"Unbelievable" was going to be provocative under any circumstances, focusing on a Pulitzer Prize-winning article about how a serial rapist evaded detection for some time, in large part because police were unwilling to believe his victims.
Yet the timing of the Netflix series, which premiered on Sept. 13, turned out to be unexpectedly fortuitous in striking a raw nerve, coinciding with new reporting regarding Supreme Court Justice Brett Kavanaugh; and a host of coverage surrounding the release of "She Said," the new book by New York Times reporters Jodi Kantor and Megan Twohey, whose coverage of Harvey Weinstein two years ago triggered various hashtags (#MeToo and #TimesUp among them) and a broader conversation about how the culture approaches allegations of sexual assault.
"Unbelievable" isn't a perfect analogy in some respects, since the culprit isn't rich or poitically connected. But its message -- about the indifference of the authorities, prompting a young woman to recant her initial statements -- comes through loud and clear.
The story actually operates on twin tracks, following the case of Marie Adler ("Booksmart" star Kaitlyn Dever), then 18, who filed a report in 2008 claiming she was sexually assaulted by an intruder in her home.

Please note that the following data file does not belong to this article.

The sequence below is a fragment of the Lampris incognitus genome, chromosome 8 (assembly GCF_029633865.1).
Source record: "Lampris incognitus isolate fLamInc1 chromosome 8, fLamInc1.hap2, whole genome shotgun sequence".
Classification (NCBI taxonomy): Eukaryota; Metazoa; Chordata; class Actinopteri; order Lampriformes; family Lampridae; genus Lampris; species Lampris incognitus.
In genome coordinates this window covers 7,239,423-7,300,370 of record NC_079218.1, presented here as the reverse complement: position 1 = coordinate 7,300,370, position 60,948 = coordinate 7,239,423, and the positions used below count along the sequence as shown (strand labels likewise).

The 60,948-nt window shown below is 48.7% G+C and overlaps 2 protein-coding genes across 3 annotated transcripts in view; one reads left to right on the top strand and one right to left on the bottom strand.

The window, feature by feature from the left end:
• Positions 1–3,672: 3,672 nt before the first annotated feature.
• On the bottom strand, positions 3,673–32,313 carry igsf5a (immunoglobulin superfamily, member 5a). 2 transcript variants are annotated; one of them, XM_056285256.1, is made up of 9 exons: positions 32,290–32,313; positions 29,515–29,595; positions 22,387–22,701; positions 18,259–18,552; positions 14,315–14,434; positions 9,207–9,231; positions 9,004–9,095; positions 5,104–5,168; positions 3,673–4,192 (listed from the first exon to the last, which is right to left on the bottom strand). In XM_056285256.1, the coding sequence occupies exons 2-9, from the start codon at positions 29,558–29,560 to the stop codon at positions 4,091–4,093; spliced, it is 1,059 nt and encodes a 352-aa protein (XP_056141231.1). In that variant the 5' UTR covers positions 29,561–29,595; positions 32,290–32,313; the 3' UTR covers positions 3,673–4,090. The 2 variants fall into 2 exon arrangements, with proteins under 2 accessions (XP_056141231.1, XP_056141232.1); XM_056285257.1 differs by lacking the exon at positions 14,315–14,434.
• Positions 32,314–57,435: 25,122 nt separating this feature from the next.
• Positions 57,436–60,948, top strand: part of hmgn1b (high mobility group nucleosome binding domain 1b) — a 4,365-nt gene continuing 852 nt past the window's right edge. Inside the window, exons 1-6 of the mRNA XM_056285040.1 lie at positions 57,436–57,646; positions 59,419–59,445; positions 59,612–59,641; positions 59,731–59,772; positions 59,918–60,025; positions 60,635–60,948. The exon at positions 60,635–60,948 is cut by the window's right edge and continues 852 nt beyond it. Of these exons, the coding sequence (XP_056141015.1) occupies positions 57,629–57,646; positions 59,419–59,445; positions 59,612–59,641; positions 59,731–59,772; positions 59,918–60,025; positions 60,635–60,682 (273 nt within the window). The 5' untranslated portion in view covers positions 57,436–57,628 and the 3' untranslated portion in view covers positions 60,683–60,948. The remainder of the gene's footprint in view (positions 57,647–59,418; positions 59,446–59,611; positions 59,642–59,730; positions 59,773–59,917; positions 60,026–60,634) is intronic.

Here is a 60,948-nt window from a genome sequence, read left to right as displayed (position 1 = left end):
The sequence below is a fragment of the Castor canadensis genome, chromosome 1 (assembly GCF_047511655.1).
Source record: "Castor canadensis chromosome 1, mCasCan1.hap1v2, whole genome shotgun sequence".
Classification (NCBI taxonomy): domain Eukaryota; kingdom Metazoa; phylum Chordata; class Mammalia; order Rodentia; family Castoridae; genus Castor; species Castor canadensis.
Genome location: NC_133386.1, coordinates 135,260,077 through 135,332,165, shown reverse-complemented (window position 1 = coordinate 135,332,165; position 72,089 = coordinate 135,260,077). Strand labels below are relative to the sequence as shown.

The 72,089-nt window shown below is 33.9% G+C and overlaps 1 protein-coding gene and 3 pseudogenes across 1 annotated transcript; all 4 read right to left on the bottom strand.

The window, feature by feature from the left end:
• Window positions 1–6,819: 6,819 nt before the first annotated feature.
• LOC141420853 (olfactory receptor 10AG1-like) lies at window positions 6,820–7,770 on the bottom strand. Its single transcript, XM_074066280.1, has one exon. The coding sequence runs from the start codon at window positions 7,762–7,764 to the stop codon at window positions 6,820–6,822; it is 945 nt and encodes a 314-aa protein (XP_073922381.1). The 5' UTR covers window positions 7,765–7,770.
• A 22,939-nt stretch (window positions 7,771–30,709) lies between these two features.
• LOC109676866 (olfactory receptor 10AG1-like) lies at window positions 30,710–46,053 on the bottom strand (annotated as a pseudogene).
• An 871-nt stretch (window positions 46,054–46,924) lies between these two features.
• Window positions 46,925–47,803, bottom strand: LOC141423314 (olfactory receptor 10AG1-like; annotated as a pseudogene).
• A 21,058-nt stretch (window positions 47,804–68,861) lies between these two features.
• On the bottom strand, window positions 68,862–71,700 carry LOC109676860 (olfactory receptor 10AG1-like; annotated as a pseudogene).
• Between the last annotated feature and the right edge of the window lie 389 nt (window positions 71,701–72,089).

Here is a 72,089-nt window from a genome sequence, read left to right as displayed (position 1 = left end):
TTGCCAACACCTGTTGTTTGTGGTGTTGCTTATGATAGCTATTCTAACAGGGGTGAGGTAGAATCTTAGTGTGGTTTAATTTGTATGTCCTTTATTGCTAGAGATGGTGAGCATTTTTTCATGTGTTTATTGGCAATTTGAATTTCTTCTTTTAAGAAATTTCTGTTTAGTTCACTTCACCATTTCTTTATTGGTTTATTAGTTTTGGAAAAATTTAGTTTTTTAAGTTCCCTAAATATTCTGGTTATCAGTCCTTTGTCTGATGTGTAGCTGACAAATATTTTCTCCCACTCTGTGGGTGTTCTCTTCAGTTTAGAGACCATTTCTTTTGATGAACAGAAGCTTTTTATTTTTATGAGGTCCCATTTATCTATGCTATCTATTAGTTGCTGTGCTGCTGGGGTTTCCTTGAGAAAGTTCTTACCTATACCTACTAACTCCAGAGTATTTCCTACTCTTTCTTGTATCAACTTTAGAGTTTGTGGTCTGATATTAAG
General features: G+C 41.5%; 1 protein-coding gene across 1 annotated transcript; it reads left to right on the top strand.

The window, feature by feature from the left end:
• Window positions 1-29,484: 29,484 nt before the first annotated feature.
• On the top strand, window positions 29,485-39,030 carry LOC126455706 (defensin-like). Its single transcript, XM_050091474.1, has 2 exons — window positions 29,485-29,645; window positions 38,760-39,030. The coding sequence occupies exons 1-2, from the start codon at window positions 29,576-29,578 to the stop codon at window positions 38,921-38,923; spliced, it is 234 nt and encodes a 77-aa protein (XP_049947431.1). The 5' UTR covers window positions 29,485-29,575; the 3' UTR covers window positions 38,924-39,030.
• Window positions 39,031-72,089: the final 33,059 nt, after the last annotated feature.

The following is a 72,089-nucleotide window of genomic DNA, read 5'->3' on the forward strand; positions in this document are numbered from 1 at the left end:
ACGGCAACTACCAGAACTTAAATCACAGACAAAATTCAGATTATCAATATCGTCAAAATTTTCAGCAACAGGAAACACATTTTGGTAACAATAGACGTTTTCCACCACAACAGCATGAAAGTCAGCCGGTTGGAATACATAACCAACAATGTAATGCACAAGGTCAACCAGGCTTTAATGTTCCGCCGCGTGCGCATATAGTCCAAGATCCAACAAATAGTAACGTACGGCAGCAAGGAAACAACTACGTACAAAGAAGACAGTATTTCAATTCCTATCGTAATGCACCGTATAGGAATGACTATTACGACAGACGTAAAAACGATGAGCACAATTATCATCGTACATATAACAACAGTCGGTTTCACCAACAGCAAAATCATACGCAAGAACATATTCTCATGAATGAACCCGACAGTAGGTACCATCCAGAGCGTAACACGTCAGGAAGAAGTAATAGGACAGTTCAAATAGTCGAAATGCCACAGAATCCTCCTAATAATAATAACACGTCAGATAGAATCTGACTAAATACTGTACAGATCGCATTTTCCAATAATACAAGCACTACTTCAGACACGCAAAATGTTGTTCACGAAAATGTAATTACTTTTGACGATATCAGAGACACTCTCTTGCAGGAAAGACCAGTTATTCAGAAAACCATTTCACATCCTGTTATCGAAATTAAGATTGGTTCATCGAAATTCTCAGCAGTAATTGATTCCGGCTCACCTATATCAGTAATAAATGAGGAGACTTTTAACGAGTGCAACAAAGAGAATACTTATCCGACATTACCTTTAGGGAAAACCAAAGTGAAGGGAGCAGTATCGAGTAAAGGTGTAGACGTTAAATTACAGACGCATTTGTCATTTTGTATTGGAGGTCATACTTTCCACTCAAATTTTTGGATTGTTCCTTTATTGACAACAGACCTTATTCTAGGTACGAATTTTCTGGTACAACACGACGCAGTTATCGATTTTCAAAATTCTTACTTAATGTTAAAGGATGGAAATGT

The detectives who interview her, however, don't believe her story. Under pressure, Marie eventually says that she made it up, and must endure the consequences of that until a pair of female detectives (played by Toni Collette and Merritt Wever) begin putting the pieces together, interviewing other women in a seemingly unconnected series of rapes.
"So basically, you were assaulted twice," a therapist, hearing the details of the story, tells Marie during a court-mandated counseling session. "Once by your attacker, then again by the police."
The eight-episode series is based on an article by The Marshall Project and ProPublica, "An Unbelievable Story of Rape," as well as an episode of NPR's "This American Life." The series features a producing team that includes Susannah Grant (whose credits include "Confirmation," the HBO movie about the Anita Hill-Clarence Thomas hearing) and Lisa Cholodenko (who directed the Emmy-winning HBO miniseries "Olive Kitteridge") as well as Katie Couric.
As viewers binged the series -- which carries a viewer-discretion advisory -- many took to social media to praise it, with some pointing out that both the show and the latest Kavanaugh coverage, which also involves questions about believing women, were simultaneously trending on Twitter.
At an early screening of "Unbelievable" in July, Grant recalled that the producers were working on the project when the #MeToo movement started to pick up steam.
"We actually sat down together and said, 'Does this change anything?' And we didn't really think that it did," she said. "This is incredibly relevant now. I also think it's always been incredibly relevant. Yes, it's timely, but it's always been."